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How Familiar Are Health-Care Professionals With NTRK Fusion Testing in Patients With Solid Tumors?

By: Joseph Fanelli
Posted: Tuesday, October 19, 2021

According to findings presented during the 2021 ASCO Quality Care Symposium (Abstract 229) and published in the Journal of Clinical Oncology, the rate of broad testing for NTRK fusions in patients with solid tumors is low, and many health-care professionals may be unclear as to when to consider a TRK inhibitor in these patients. Thus, activities designed to educate health-care professionals who are treating patients with advanced solid tumors would be beneficial, concluded George D. Demetri, MD, of the Dana-Farber Cancer Institute and Harvard Medical School, Boston, and colleagues.

“It is recommended that testing for NTRK fusions occur as early as possible after a diagnosis of advanced disease in patients with solid tumors to inform potential use of TRK inhibitors,” the investigators commented.

For this study, the authors conducted multiple live and online educational activities between 2018 and 2021. They invited oncology health-care professionals and instructed them on NTRK fusion testing and TRK inhibitor treatment for various solid tumors. Each activity included polling questions to understand the participants’ knowledge and practice patterns.

After six live and online sessions, the authors found that 29% of health-care professionals (n = 844) said they ordered molecular profiling to test for NTRK fusions in all solid tumors in their current practice. Low rates of testing were reported in activities focused on TRK inhibitors or NTRK testing throughout the study period. According to the authors, there appeared to be no significant increase in these rates over time.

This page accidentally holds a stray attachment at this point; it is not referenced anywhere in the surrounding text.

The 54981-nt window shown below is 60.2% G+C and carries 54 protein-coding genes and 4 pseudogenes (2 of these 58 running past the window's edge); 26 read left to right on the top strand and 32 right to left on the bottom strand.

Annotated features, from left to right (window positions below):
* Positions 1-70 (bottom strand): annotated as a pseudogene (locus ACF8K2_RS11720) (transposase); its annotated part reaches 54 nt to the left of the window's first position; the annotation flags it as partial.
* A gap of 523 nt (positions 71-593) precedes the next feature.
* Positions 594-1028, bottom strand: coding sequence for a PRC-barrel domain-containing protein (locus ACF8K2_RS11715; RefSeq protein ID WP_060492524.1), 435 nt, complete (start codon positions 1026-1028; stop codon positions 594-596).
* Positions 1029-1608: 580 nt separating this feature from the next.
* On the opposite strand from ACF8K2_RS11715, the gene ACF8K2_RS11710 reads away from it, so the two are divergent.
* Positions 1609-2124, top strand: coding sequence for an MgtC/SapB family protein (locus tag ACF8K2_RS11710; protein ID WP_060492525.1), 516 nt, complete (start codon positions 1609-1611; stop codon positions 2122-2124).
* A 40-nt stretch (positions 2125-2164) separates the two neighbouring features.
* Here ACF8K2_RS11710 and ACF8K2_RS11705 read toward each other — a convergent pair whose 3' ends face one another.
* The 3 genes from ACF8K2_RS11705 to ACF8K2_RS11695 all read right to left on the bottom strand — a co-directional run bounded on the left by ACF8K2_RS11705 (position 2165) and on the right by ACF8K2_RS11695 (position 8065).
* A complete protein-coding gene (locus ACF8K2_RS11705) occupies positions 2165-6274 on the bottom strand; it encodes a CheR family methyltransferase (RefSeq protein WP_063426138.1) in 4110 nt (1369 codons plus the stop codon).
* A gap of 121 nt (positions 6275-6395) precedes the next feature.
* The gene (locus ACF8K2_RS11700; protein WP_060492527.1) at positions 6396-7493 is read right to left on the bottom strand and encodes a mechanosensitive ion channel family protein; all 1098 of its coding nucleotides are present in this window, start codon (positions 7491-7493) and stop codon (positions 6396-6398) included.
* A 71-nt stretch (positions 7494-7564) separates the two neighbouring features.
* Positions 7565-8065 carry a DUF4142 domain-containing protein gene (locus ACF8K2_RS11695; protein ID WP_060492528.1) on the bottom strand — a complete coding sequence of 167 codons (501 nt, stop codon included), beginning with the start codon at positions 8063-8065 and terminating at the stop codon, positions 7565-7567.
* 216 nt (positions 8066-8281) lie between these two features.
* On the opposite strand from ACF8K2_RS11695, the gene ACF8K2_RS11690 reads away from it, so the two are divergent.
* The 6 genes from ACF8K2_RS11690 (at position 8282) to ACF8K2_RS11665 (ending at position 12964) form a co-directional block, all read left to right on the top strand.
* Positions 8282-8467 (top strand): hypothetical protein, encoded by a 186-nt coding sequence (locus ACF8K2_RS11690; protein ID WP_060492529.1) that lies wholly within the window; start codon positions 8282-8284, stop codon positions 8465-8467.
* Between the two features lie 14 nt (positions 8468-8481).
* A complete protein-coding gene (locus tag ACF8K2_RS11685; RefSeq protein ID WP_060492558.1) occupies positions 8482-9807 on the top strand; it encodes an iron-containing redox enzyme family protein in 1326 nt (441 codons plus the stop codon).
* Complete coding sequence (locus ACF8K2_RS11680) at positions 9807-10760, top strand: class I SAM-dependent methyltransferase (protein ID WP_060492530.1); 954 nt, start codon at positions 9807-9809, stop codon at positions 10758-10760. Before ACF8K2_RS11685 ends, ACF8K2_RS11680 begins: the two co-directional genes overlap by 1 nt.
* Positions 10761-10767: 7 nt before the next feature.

In addition, the study authors assessed different patient cases across eight activities in which experts recommended the use of TRK inhibitor therapy. They found that many health-care professionals did not select a TRK inhibitor, with considerable variance by tumor type. Specifically, the percentage of health-care professionals recommending the use of a TRK inhibitor was observed to be higher for papillary thyroid cancer, lung cancer, and salivary cancer than for recurrent glioblastoma. For all cases, the professionals selected larotrectinib and/or entrectinib as optimal treatment.

Disclosure: The authors reported no conflicts of interest.



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